By Kenneth James Studeny,
a member of the Daniels College of Business Entrepreneur Community. 25 June, 2013
Imagine for a moment you’re a massive corporation, among the top ten largest in the world. You’ve been around for generations, your business model has worked for decades, you provide products and services which are considered a necessity to people across the globe, and you employ tens of thousands of individuals across the United States. Massive revenues have been trickling in for many years and all is well until one day it all becomes…boring. Suddenly you’re sitting on a huge pile of cash and you begin to wonder how to reinvent current business models in order to explore new avenues of innovation. This is exactly the type of conundrum General Electric’s Beth Comstock (Senior Vice President and Chief Marketing Officer) was faced with in the first decade of the 21st century. “We’re looking for new models of innovation. We don’t have all the answers or all of the capabilities,” Comstock was quoted having said. So how does a massive corporation create new business models and enter new markets? The answer is, leave it up to the people.
Comstock sought entering a market considered a high priority on a global scale: the environment and the many forces acting against it. Beth hypothesized this market was in desperate need of attention and that groups of creative thinkers probably weren’t getting the funding (let alone the attention) they needed to lift their projects off the ground. As concerns for the environment and its many challenges increased Beth needed a way for entrepreneurs to submit their ideas to GE in order for GE to accomplish its ultimate goal of investing in new technology- but how? Enter Eric Reis’s The Lean Startup.
Three concepts are central to Eric Reis’s theory of the lean startup- developing hypotheses and engaging in experimentation, getting out of the building (presenting your product to the world and gaining feedback), and agile movement (sticking with your current design or pivoting towards alternatives). As entrepreneurs, we seek entering new fields of business and bringing to the public products or services that were previously unheard of. Rather than spend copious amounts of time, energy, and money developing a product we think consumers will want (a later discovering consumers are disinterested), The Lean Startup suggests we start with what’s know as a minimal viable product; and through many series of experiments and consumer feedback let the customer co-create the final product.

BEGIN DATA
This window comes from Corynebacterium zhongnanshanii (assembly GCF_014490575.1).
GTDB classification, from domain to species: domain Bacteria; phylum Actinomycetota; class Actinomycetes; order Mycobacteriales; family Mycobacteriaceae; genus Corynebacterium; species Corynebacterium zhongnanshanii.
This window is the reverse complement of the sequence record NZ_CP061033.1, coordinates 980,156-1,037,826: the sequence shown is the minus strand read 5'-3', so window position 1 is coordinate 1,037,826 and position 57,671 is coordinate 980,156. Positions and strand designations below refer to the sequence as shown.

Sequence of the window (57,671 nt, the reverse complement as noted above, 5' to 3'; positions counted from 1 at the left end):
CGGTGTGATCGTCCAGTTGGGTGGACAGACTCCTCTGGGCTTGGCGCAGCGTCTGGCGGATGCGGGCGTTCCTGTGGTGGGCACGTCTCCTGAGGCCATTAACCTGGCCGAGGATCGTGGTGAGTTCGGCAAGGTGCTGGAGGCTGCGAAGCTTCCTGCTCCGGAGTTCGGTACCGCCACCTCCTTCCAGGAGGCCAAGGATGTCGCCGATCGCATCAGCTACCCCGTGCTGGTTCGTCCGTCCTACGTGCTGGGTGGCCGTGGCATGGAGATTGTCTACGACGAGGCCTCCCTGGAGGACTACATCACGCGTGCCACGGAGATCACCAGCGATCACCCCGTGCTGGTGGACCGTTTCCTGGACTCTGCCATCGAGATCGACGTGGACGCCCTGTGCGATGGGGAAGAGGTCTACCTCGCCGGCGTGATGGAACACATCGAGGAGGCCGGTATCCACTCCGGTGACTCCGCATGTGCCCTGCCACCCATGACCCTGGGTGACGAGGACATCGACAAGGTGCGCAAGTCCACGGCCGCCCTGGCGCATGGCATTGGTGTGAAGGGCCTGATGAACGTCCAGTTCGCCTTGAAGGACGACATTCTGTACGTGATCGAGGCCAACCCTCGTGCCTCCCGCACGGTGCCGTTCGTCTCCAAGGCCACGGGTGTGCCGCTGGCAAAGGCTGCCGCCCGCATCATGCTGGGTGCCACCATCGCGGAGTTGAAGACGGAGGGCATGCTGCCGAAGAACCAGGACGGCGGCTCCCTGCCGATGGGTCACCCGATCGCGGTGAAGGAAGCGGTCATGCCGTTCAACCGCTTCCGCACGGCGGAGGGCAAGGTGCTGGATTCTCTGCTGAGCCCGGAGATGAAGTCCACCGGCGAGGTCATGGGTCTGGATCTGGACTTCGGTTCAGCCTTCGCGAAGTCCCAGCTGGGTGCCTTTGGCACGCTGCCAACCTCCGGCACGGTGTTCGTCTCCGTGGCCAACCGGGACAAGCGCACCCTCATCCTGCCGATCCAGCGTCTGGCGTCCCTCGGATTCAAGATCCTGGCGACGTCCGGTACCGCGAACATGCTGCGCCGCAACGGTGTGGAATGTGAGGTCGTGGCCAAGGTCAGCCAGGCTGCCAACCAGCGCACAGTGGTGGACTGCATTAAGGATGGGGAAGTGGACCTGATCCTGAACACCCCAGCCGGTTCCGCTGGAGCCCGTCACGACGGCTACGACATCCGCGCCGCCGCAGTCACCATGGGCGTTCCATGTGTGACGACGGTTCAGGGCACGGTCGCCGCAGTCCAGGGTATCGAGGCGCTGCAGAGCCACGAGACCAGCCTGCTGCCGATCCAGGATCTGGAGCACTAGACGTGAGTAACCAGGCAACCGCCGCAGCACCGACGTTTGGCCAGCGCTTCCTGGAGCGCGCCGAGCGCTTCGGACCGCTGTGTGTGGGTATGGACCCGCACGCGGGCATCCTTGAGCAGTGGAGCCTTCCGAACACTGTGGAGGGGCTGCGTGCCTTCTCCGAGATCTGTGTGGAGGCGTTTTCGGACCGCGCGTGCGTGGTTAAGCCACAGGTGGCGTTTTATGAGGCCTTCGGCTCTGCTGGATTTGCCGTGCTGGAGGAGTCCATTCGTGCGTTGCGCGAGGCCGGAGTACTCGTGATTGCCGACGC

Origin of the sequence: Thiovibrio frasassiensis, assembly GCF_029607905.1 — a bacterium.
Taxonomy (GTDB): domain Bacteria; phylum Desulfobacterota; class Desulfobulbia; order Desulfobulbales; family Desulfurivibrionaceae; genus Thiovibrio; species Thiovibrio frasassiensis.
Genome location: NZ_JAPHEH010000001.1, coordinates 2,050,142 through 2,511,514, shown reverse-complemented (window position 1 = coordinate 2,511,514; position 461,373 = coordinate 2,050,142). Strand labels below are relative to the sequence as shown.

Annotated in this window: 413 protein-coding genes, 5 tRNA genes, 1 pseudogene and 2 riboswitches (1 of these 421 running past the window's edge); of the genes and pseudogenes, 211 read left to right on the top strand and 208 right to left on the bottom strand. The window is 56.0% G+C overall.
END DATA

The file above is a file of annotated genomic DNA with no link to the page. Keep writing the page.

At General Electric Comstock first developed a hypothesis: the environment is important to people and anything to aid in is preservation is equally as important. She then went on to develop a theoretical service connecting General Electric and groups of innovative thinkers with one another to tackle the many challenges affecting energy consumption and sustainable infrastructure. In its pilot phase, Comstock’s open platform website (or forum) asked the public about their ideas related to ‘powering the grid,’ and, later on, ‘powering your home. “In just 12 months [the company] received an astonishing 5,000 business plans,” and went on to convert itself into a full-fledged business model. Beth’s forum helped lift her concerns about the environment up and out of the building and into the hands of innovative thinkers who presented ideas about how to solve these challenges.
In reviewing the many business plans GE received (and by implementing executive decision making about the inventiveness and viability of many of those plans) a second business model was invented, General Electric’s Venture’s program- “leading the company’s efforts to partner with startups and entrepreneurs.” In regards to this mission Beth has written, “To compete in the global marketplace, companies like GE need an approach to innovation that supports open collaboration and partnership, especially when dealing with big issues like the environment or healthcare that are too complicated for any one entity to solve alone.” Sarah Milstein (author of the blog post and co-host of The Lean Startup Conference) puts it this way: “Between ecomagination and healthymagination, Comstock has tried to go far beyond traditional corporate philanthropy. Her work takes global problems – ones that seem utterly resistant to any individual’s effort at change- and uses the power of a major corporation to leverage impact on behalf of innovative ideas.” Whether Beth Comstock picked up a copy of Eric Reis’s book The Lean Startup or not is beside the point. Fact is, Comstock developed an innovative business plan by developing a hypothesis, experimenting with her open forum concept, and eventually partnering with entrepreneurs to tackle environmental challenges. Comstock’s forum left product development up to the people and presented General Electric as an advocate for change.
“Bringing Lean Startup to Life at GE.” Startuplessonslearned.com. Guest post by Sarah Milstein, co-host of The Lean Startup Conference. November 2012
“GE’s Eco-Innovation Platform.” Harvard Business Review Blog Network. By Andrew Winston. October 2011
The Lean Startup. Novel By Eric Reis
“Why the Lean Start-Up Changes Everything.” Entrepreneur Magazine. By Steve Blank. May 2013